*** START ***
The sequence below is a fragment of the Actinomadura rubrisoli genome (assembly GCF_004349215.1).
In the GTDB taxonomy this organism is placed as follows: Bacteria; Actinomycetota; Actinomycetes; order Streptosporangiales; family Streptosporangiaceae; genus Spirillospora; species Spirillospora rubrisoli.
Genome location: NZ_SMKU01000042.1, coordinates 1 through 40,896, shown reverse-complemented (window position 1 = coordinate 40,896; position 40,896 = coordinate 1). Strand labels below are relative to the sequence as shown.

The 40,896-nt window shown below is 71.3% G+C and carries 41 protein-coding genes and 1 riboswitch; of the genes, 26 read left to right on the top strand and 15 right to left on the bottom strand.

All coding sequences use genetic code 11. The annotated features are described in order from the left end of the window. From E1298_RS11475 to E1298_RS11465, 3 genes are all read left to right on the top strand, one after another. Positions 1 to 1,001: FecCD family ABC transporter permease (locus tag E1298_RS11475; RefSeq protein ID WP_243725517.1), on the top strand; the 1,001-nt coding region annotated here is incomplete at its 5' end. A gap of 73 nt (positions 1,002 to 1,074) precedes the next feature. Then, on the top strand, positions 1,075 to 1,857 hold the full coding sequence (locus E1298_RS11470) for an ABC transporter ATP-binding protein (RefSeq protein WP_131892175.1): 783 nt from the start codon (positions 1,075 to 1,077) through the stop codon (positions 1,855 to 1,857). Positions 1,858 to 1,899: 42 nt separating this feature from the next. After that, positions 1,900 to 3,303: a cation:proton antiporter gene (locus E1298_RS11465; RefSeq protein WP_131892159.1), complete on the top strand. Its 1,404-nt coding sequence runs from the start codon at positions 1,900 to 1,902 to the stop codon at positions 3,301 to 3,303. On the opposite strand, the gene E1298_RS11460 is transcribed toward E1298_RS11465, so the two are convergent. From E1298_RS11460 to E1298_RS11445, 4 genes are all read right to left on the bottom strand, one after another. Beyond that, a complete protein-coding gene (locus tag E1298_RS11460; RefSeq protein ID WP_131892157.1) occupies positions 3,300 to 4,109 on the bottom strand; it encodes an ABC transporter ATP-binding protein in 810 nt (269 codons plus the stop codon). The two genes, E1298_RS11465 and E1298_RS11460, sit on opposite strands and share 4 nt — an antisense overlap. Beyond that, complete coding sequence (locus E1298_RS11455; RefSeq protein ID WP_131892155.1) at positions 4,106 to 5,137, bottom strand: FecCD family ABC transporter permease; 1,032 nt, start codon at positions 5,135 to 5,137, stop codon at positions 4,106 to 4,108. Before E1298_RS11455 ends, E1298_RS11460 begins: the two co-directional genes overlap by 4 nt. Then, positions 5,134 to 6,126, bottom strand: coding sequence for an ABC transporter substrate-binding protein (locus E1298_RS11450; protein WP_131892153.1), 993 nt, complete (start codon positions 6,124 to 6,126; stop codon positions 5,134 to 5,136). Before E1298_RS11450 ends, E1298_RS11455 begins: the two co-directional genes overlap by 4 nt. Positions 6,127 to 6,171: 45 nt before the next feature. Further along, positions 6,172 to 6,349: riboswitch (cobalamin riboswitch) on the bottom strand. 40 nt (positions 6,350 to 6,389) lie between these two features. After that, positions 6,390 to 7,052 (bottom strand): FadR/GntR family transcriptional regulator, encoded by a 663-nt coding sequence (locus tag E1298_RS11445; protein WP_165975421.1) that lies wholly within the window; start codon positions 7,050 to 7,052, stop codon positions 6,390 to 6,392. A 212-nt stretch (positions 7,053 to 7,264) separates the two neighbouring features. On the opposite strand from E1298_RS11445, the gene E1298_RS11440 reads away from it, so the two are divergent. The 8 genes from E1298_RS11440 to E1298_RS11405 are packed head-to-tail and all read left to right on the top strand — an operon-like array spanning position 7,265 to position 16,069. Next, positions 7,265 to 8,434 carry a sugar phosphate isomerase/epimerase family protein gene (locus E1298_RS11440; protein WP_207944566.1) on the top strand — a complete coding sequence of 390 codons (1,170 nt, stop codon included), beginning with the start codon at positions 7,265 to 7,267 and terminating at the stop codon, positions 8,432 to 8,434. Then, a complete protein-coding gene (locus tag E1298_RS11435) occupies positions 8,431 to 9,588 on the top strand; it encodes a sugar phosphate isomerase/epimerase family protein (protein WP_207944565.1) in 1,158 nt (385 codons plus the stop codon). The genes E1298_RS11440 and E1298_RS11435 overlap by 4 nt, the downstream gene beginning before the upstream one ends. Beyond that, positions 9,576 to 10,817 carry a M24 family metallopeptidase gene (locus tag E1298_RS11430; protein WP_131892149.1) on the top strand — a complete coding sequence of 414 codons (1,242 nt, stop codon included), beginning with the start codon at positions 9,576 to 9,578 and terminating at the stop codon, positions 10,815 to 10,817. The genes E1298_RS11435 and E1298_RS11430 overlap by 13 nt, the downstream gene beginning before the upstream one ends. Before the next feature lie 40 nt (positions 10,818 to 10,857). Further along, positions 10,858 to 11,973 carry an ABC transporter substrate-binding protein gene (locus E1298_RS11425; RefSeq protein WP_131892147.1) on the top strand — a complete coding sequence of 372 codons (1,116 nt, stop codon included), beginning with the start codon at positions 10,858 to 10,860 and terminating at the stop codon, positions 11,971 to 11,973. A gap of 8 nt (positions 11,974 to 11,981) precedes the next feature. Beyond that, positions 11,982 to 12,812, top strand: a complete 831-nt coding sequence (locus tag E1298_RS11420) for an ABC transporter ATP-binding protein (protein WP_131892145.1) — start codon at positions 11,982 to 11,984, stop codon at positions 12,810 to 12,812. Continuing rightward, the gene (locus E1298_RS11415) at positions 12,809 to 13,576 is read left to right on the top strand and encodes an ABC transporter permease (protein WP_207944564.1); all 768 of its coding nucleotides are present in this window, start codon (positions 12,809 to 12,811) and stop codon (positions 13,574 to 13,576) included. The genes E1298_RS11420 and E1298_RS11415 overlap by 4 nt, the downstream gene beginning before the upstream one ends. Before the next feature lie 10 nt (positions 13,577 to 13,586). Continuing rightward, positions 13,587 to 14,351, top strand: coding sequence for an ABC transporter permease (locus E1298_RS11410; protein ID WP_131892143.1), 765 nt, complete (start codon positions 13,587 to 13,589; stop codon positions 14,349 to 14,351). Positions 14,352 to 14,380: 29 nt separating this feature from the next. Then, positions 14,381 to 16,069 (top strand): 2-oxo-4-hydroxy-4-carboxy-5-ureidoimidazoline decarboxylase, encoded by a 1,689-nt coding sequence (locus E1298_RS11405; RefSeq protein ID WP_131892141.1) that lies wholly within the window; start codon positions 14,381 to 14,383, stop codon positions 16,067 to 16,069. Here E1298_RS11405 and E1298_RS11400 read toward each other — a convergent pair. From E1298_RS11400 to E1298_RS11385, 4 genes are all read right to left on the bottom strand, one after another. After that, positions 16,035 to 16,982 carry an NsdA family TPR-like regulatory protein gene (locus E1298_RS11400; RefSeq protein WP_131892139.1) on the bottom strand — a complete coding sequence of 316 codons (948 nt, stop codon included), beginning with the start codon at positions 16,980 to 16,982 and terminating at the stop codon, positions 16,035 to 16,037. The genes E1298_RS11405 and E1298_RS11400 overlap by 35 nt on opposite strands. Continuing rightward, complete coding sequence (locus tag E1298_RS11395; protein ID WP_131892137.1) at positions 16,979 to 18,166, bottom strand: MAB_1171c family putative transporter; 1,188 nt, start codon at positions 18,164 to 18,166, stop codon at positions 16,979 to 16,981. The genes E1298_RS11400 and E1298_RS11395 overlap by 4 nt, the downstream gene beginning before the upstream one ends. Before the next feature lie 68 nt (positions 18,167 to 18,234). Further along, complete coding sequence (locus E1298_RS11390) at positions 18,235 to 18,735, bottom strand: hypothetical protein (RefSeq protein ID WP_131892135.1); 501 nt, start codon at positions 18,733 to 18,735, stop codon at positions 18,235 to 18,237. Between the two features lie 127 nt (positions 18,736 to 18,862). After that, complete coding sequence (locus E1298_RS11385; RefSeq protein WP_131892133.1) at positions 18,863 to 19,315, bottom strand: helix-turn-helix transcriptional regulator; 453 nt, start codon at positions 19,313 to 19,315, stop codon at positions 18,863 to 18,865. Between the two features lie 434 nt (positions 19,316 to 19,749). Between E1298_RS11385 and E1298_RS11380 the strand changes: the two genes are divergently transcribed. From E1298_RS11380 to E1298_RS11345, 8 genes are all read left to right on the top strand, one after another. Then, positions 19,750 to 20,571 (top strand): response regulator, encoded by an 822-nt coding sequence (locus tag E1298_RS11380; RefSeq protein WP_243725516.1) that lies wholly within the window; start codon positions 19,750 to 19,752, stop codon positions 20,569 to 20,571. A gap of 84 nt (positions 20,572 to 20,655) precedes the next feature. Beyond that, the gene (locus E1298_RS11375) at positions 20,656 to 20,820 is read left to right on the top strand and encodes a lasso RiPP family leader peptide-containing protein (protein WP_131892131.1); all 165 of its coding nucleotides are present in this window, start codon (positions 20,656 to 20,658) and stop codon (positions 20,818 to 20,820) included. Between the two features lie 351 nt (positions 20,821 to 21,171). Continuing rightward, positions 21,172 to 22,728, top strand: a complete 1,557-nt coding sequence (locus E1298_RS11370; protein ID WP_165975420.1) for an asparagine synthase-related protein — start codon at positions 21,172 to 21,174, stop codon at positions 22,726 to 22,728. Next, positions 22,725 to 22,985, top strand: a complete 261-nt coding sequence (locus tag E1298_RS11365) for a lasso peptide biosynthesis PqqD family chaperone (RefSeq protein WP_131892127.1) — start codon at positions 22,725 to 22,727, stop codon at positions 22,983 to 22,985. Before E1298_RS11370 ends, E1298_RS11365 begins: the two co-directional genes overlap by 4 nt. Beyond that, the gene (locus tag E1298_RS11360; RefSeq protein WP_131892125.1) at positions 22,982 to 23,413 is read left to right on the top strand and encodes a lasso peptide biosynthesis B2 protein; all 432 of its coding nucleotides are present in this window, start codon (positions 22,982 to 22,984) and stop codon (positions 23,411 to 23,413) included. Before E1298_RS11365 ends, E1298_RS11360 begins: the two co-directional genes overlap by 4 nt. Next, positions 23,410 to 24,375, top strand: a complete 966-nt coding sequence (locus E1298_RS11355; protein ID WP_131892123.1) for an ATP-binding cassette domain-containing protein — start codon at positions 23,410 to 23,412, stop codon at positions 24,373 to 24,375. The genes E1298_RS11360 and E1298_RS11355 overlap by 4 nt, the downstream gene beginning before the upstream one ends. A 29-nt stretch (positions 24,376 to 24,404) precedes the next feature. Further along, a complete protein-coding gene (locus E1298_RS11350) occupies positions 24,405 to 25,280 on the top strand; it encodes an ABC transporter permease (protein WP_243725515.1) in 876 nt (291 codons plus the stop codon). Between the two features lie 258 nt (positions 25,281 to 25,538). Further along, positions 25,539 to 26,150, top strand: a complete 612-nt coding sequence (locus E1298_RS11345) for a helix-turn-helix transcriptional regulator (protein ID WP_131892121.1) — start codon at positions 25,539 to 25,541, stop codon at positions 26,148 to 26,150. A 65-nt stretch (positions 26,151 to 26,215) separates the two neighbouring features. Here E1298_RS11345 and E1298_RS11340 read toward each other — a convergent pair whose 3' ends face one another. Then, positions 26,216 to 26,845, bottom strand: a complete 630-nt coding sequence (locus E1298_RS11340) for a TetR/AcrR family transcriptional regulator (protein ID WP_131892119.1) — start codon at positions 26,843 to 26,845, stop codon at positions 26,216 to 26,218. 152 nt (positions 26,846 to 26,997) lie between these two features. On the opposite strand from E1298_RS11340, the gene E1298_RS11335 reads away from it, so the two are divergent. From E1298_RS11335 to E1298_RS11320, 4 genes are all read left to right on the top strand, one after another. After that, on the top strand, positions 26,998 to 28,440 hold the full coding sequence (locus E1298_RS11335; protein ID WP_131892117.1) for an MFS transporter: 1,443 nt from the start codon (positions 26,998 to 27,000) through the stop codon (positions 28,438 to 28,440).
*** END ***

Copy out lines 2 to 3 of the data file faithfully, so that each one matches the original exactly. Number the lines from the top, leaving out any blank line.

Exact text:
In the GTDB taxonomy this organism is placed as follows: Bacteria; Actinomycetota; Actinomycetes; order Streptosporangiales; family Streptosporangiaceae; genus Spirillospora; species Spirillospora rubrisoli.
Genome location: NZ_SMKU01000042.1, coordinates 1 through 40,896, shown reverse-complemented (window position 1 = coordinate 40,896; position 40,896 = coordinate 1). Strand labels below are relative to the sequence as shown.